How To View Pod Logs in Kubernetes via the CLI


This guide explains how to view or follow logs of a single pod or all pods in a deployment in Kubernetes, via the command-line interface.


When an application is running, it usually emits logs that contain a wide variety of information such as client actions, warnings, errors, etc. These logs can help you understand what is happening inside your application. The logs are particularly useful for monitoring, troubleshooting, and debugging purposes.

Most modern applications have some kind of logging mechanism enabled in them. If your applications are packaged in a container system like Docker and are deployed within a Kubernetes cluster, Kubernetes will capture logs from each container in a running Pod. You can use the kubectl command to view pod logs as explained below.

View Pod Logs in Kubernetes via the Command-Line Interface
View Logs for Single Container Pods

Before you proceed, you may want to identify the pods you will work with. The following command is used to get a list of all pods in the specified namespace (which must exist within the cluster). Alternatively, you can get pods defined with the label test-api-service:

$kubectl get pods -n  test
$kubectl get pod -l app=test-api-service -n  test
Get all pods in a namespace or those defined by a label

To view snapshot logs for a single pod that has only one container in it, use the following kubectl command below. Here the pod is test-api-service-6c9dc8f4b7-24sk9 within the test namespace:

$kubectl logs test-api-service-6c9dc8f4b7-24sk9  -n  test

To display only the most recent 20 lines of output in the specified pod, use the –tail option, like this:

$kubectl logs --tail=20  test-api-service-6c9dc8f4b7-24sk9  -n  test

To show all logs from the specified pod written in the last hour use the –since option as shown:

$kubectl logs --since=1h test-api-service-6c9dc8f4b7-24sk9  -n  test

To enable following or streaming of logs as they are generated in real-time, use the -f option like this:

$kubectl logs -f test-api-service-6c9dc8f4b7-24sk9  -n  test

To view logs of all pods in a deployment or those defined by a certain label, use the -l option and specify the selector (label query) to filter on. This option supports ‘=’, ‘==’, and ‘!=’.(e.g. -l key1=value1,key2=value2). Also, matching objects must satisfy all of the specified label constraints.

This example shows how to follow the logs of all pods defined by the label test-api-service:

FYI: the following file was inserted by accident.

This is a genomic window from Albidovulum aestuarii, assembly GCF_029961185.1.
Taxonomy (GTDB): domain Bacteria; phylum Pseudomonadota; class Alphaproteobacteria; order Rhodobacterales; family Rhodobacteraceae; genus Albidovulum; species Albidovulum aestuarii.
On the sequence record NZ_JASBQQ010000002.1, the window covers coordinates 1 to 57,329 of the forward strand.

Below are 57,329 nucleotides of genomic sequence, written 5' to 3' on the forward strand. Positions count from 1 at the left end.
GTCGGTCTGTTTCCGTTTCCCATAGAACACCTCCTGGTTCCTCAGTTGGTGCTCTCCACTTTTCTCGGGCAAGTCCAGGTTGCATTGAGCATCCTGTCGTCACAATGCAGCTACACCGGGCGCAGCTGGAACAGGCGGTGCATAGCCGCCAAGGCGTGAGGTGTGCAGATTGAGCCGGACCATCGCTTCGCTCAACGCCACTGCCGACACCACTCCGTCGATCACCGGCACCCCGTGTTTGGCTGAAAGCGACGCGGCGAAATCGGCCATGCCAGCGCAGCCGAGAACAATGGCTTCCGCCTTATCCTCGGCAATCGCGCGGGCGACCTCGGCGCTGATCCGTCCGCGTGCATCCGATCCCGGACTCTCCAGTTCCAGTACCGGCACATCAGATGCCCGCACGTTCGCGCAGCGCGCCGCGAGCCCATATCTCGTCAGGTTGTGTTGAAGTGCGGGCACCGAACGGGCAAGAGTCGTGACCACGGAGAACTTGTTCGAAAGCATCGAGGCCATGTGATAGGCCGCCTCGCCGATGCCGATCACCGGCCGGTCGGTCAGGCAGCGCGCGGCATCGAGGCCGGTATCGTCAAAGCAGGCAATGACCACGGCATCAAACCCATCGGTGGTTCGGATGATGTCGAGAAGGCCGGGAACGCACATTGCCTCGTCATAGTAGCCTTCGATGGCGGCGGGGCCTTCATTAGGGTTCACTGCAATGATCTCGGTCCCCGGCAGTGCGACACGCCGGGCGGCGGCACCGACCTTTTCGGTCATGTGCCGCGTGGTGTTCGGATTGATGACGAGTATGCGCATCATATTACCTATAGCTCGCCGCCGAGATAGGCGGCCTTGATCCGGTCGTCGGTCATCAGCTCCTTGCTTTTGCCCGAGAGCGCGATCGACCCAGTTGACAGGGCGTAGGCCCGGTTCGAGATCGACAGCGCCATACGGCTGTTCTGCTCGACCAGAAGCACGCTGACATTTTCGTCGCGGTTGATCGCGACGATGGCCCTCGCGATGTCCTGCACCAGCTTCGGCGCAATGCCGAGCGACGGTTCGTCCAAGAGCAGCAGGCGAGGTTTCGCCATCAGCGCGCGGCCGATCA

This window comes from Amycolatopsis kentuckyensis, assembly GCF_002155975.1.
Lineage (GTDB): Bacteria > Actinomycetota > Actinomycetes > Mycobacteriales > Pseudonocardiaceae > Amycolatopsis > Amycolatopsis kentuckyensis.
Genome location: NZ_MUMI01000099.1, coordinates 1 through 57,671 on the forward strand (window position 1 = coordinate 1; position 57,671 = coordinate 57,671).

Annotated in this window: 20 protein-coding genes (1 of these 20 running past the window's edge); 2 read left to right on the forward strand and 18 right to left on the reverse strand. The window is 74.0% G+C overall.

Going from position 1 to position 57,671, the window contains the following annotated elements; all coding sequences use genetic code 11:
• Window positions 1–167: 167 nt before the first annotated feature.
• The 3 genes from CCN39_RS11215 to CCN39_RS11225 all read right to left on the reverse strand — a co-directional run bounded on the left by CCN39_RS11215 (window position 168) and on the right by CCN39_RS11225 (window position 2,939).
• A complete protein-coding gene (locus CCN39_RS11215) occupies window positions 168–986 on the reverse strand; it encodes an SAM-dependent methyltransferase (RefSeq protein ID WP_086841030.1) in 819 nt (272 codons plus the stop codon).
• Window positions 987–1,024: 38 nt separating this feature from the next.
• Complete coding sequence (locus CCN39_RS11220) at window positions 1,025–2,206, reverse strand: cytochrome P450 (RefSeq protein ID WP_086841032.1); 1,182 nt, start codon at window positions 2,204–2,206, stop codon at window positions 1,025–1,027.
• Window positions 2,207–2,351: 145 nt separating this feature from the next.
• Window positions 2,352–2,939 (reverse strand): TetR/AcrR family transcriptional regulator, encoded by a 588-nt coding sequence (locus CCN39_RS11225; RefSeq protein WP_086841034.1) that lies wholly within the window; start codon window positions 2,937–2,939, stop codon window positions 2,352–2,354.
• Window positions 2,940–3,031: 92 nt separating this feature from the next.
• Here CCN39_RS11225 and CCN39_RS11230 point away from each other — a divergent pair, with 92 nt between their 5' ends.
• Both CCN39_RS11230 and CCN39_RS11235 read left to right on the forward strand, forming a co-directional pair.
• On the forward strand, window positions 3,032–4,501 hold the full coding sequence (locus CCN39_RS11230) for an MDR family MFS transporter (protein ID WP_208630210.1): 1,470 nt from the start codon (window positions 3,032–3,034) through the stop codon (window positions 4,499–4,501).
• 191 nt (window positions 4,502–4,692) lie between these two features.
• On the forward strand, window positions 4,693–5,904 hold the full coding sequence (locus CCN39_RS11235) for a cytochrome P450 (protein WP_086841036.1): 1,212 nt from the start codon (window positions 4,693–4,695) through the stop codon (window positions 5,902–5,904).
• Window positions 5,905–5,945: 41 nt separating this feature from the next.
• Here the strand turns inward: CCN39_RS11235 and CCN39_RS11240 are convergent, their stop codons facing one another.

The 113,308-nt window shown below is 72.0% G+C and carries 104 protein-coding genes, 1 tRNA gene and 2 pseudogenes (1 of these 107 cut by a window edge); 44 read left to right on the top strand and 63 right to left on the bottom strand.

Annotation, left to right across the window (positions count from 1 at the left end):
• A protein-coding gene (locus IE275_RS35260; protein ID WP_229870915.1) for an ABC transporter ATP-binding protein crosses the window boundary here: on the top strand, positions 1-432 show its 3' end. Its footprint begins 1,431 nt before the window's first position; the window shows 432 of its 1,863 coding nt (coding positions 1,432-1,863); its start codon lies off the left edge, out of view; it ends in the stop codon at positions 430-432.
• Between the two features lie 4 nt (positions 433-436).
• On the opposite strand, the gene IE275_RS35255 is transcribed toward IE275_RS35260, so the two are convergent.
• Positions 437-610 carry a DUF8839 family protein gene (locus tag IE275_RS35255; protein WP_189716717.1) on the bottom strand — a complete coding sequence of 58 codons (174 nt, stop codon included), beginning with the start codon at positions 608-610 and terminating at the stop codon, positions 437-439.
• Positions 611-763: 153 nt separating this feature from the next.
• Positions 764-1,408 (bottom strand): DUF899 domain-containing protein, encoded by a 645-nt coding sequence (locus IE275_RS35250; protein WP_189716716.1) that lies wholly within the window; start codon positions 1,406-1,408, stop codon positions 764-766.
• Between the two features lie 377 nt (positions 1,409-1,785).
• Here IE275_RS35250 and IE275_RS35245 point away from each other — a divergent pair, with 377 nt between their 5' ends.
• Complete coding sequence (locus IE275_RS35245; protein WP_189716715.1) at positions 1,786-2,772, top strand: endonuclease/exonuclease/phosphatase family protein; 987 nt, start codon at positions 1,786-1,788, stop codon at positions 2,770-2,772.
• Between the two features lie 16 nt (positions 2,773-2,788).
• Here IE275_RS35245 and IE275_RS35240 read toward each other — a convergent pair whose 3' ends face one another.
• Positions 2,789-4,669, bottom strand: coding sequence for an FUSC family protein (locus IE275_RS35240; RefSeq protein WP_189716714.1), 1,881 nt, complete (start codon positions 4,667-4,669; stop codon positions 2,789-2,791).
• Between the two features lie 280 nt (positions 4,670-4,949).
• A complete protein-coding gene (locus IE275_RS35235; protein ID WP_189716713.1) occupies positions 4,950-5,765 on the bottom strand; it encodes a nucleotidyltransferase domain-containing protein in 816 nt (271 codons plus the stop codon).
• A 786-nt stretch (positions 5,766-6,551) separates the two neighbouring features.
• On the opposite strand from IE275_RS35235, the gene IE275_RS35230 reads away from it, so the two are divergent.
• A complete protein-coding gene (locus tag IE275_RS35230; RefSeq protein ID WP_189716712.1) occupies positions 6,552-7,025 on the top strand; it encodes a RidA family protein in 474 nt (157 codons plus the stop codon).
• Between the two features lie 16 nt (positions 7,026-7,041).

$kubectl logs -f -l app=test-api-service -n test

By default when using kubectl logs command with a selector like in the previous command, you can only view a maximum of 5 concurrent logs. To specify a number more than 5, use the –max-log-requests option. Below is an example:

$kubectl logs  -f -l app=test-api-service --max-log-requests=10 -n test

To prefix each log line with the log source (pod name and container name), add the –prefix like this:

$kubectl logs -f -l app=test-api-service --prefix --max-log-requests=10 -n test

Additionally, you can include timestamps on each line in the log output by adding the –timestamps option:

$kubectl logs -f -l app=test-api-service --prefix --timestamps --max-log-requests=10 -n test
View Logs for Pods with Multi Containers

If you have pods that run multiple containers that need to work together, then you can retrieve the logs of a single or all containers in that pod. To view snapshot logs from a pod with multiple containers, use the –all-containers option. In this example, the pod name is test-api-service:

$kubectl logs test-api-service --all-containers=true

To view snapshot logs from a single container in a multi-container pod, use the -c flag to specify the container, like this:

$kubectl logs test-api-service -c test-api-service-1

To view snapshot logs from all containers in pods defined by the label app=test-api-service, run this command:

$kubectl logs -l app=test-api-service --all-containers=true

For more usage options, see:

$kubectl logs -h

In this guide, I have explained several example commands and options of how to view and follow logs of a single pod or all pods defined with a certain in Kubernetes, via the command-line interface. I hope you have learned one or two things from this guide. Your feedback is welcome via the comment form below. Remember to stay with FOSSguides!

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